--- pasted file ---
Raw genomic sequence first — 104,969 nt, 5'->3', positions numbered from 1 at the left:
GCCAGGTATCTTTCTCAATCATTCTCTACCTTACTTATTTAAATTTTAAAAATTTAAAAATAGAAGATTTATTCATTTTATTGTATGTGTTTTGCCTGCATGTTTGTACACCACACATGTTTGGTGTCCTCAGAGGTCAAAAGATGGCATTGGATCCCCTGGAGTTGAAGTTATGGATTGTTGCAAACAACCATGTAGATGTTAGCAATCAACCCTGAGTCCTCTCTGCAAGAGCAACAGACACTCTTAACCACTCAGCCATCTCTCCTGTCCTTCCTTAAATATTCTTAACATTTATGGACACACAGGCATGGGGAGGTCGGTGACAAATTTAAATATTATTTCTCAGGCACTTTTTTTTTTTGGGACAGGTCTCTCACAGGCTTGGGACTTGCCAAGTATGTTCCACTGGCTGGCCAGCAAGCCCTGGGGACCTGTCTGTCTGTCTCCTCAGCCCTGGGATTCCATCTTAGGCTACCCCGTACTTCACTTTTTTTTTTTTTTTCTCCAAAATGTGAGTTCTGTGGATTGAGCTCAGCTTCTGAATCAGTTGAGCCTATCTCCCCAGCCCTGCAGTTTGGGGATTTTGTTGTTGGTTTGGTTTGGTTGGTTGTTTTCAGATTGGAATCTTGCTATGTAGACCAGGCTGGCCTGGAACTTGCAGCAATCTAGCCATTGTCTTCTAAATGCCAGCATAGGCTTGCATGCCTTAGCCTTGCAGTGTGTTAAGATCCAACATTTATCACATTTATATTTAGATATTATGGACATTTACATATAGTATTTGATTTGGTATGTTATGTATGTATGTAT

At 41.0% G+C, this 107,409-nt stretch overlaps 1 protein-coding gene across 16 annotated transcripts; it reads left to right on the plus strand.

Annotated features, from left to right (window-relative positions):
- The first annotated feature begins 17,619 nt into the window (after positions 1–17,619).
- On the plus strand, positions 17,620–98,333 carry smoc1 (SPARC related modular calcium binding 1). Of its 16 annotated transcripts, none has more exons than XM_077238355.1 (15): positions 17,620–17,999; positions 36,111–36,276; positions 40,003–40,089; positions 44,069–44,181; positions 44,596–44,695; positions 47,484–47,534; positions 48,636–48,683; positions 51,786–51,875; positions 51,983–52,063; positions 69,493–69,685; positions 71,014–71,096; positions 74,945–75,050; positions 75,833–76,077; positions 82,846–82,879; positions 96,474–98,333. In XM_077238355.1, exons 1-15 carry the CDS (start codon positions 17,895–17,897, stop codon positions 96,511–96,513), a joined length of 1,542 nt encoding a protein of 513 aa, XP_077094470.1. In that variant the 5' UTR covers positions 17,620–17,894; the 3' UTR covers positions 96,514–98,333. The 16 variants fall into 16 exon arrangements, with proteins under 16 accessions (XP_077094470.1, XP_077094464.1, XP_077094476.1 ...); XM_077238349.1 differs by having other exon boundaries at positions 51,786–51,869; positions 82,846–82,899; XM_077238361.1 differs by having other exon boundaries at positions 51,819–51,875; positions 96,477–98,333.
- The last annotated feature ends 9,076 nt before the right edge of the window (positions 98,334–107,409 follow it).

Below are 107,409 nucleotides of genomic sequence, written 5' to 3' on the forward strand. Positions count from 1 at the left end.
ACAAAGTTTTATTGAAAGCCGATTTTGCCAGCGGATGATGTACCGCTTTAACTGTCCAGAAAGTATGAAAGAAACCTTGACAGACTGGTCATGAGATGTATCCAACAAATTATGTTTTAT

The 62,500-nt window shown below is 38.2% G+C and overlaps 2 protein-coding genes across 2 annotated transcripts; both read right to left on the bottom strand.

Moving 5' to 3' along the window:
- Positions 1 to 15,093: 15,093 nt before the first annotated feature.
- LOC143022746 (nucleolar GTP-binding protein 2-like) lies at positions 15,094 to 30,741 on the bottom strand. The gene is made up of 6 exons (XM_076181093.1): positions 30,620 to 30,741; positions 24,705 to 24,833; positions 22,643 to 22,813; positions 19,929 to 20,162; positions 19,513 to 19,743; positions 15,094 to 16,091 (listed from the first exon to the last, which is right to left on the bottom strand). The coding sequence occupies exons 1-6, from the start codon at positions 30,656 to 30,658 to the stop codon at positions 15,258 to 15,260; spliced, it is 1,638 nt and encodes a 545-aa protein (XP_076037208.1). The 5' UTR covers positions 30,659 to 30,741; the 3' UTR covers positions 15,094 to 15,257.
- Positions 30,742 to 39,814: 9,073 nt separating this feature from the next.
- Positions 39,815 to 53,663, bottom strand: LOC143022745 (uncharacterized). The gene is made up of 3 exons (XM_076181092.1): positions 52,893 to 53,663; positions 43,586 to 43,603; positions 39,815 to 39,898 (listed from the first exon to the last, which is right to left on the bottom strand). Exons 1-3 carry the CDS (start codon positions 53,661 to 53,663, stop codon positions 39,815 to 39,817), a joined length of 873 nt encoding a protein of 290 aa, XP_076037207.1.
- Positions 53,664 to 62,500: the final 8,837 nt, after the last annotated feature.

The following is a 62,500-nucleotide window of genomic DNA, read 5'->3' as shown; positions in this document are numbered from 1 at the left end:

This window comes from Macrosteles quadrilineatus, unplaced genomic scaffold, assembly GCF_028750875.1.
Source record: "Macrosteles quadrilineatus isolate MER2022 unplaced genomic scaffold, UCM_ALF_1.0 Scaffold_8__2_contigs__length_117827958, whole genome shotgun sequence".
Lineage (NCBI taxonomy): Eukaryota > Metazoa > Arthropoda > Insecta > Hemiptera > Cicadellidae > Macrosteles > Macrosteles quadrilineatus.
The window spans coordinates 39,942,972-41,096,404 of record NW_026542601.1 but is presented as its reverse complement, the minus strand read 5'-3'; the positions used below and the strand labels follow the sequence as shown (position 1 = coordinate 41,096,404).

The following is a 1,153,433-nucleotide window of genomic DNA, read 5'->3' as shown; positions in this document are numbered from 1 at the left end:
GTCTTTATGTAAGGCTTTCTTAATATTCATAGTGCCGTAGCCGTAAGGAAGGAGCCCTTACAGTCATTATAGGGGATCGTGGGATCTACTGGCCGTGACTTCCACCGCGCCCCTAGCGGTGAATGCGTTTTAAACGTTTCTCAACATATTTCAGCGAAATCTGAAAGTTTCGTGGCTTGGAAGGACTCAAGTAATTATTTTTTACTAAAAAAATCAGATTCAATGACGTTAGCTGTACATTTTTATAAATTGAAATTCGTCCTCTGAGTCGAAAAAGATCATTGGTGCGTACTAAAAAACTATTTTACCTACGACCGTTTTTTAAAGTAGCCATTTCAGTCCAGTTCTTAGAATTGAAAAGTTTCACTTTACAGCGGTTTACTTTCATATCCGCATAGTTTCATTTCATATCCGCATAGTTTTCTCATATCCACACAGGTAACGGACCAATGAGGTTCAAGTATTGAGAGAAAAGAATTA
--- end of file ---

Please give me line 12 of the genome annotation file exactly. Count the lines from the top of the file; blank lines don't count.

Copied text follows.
- Positions 1 to 15,093: 15,093 nt before the first annotated feature.